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Economics is for all — not just economists


IF WE were to do a free-association game, and I were to say the word “economics”, I wonder what would come to mind for you. I suspect that, for many people, it would be something to do with money or politics. When researchers have asked how people feel about economics, they have found that many are confused or intimidated. Most feel unequipped to contribute to questions about the economy, and many struggle even to define what the economy is. Economics is often seen as boring and technical, and conversations about it are full of jargon.

One thing that people do know, however, is that economics matters. While they might not understand exactly what economics is, they know that it lies behind interest rates, the cost-of-living crisis, and whether they will get a pay rise this year.

This leaves many in a frustrating place. They worry about rising prices, debt, and housing, but they feel powerless to do anything about it. They don’t quite understand the questions, which gives them no opportunity to shape the answers to them. Just 12 per cent of UK adults surveyed by the think tank Economy said that they found economic discussions in politics and the media accessible — which suggests that most are excluded from vital conversations about their lives.

IT DOES not have to be this way. Economics is simply the business of how a society lives together, and it’s right that we feel that we should have a stake in that. It does not need to be exclusive.

Neither is economics unchangeable. The economy is not governed by universal laws of nature. It is designed. Decisions are made. They can be changed — and history is full of examples of this. All sorts of rights that benefit people, from maternity leave to paid holidays and state pensions, were fought for by campaigners of the past.

As an example that I benefited from myself, I was just the right age to get a pay rise in my first ever job, when Tony Blair’s Labour government introduced the minimum wage in 1999.

I didn’t know it at the time, but there was a century-long story behind that pay rise, and Christians were often at the heart of it. The first politician to take up the cause was Mark Oldroyd, in 1894. He was the Liberal MP for Dewsbury, and a Nonconformist who believed in the dignity of work. A generation later, the first calculations for what a minimum wage ought to be were done by the Quaker philanthropist Benjamin Seebohm Rowntree.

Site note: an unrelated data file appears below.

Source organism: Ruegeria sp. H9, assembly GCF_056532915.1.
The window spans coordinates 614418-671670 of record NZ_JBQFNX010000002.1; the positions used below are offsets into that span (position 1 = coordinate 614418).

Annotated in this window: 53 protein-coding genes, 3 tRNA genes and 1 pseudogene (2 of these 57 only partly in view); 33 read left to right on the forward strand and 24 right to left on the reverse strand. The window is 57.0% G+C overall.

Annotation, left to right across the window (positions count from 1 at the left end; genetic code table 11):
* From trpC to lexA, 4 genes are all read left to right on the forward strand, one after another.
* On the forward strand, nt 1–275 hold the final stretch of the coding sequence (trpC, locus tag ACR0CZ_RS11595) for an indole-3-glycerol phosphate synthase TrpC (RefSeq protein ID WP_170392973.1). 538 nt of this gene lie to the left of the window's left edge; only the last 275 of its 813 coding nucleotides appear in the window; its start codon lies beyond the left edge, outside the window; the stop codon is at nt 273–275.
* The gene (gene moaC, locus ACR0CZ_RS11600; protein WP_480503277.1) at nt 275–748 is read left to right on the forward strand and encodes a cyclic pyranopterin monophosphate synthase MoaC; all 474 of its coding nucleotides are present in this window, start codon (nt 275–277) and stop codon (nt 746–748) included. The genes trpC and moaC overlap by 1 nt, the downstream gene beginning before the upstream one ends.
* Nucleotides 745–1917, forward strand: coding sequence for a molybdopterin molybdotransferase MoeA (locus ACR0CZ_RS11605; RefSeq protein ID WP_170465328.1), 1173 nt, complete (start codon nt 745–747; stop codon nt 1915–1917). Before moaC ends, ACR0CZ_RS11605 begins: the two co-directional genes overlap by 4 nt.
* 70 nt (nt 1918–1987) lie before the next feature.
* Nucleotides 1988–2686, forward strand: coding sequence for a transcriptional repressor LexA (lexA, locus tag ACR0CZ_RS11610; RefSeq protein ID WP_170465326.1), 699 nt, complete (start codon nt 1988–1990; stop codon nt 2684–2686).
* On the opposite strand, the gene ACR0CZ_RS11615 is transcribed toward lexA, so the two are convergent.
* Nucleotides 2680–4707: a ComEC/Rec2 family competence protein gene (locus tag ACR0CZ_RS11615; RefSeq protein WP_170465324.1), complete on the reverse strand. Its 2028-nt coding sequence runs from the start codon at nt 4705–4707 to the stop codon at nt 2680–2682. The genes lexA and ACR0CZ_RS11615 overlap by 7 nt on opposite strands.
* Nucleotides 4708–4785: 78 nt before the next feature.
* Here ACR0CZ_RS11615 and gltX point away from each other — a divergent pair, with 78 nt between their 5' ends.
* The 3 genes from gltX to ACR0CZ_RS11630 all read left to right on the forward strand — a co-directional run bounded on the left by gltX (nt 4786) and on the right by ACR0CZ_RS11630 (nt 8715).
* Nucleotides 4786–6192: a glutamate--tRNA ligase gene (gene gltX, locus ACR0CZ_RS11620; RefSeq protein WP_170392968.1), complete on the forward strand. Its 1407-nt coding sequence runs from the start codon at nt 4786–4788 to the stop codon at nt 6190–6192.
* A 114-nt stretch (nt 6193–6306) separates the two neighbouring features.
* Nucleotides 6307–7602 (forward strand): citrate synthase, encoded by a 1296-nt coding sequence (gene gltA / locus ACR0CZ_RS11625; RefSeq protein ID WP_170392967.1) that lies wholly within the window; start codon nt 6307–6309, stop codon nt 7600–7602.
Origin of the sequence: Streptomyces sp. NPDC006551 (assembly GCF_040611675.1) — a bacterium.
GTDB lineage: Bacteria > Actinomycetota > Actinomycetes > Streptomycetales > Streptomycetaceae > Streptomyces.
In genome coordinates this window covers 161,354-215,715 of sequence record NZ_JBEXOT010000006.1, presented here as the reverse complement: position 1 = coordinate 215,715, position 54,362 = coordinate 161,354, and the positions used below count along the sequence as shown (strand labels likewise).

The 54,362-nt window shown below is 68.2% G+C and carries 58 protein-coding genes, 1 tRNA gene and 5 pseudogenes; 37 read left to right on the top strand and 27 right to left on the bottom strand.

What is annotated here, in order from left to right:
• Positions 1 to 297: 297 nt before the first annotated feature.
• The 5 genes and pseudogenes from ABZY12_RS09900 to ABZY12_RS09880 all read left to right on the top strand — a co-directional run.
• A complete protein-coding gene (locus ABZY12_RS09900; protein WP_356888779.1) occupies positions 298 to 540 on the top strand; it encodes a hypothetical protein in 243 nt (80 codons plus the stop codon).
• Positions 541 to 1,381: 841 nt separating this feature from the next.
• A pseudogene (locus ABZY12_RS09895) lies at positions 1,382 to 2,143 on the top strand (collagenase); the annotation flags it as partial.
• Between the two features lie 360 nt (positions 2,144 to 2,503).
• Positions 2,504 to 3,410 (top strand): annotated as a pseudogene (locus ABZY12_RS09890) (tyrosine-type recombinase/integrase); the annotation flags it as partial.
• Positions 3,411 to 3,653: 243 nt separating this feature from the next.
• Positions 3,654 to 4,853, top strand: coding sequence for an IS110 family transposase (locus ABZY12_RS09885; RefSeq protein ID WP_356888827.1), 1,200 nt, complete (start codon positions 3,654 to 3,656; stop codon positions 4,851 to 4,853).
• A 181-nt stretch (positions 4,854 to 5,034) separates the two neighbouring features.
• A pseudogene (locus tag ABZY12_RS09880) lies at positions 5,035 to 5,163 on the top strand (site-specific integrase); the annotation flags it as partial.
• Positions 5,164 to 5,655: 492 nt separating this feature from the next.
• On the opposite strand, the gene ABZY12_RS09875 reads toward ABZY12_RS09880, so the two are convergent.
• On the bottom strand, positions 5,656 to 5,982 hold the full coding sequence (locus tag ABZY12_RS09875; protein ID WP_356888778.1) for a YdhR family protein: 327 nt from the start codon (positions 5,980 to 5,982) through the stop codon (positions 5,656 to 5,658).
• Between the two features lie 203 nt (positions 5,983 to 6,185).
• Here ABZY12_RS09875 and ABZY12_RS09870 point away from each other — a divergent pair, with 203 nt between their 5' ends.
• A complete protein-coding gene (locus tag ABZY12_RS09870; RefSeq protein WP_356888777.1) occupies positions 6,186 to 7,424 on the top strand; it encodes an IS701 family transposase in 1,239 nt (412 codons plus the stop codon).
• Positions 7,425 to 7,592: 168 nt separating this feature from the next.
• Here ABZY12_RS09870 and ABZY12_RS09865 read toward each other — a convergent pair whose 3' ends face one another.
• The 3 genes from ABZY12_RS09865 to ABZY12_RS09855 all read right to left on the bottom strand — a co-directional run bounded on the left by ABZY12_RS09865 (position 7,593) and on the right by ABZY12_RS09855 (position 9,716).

It would take decades’ more work from unions, poverty campaigners, Labour Party activists, and, finally, politicians before the policy worked its way into the real world and my slim teenage wallet. And it makes me wonder: what progress will my children be able to take for granted, because my generation secured it for them now? A four-day week? A living wage? A Green New Deal? A fairer tax system re-focused on land and wealth rather than income?

It may have taken a century to secure a minimum wage, but we don’t have the luxury of time on the climate crisis. I write as a new Conservative Party leader is being chosen. So far, no candidate has seized the topic and made it their own, which is a missed opportunity. Since the cost of renewable energy has fallen so far in the past decade, addressing the climate crisis will also address high energy bills. Insulating sub-standard homes will enhance health and comfort. A net-zero drive will improve transport and restore nature. There is a hugely positive story to tell here.

TO CREATE a fairer, greener society, and a better future for generations to come, more of us need to tell these kinds of stories, advocate for them, and vote for them. Before we can do that, more of us need to be able to talk confidently about economics, and how it connects to the things that we value.

That is why Green Christian has launched the campaign Joy in Enough, which advocates a greener and fairer economy. We long for a world in which every person can flourish and everyone has enough, communities thrive, the climate is stabilising, and nature is recovering.

The most powerful tool for change is honest conversation, which is why we developed the Plenty course. Covering inequality, debt, justice, the climate crisis, and much more besides, it explores the subjects that matter most to people, showing how they connect to their faith, and giving people tools for making change.

A greener, fairer economy is possible, and the Church has a part to play in shaping it. In taking on that challenge, we join a legacy of Christian social action that has already shaped the society in which we live. It begins with a conversation, and we invite people to join us.

Jeremy Williams is a writer and activist. His books include Climate Change is Racist: Race, privilege and the struggle for climate justice (Icon Books) (Comment, 30 July 2021) and Time to Act (editor) (SPCK) (Books, 21 August 2020).

joyinenough.org





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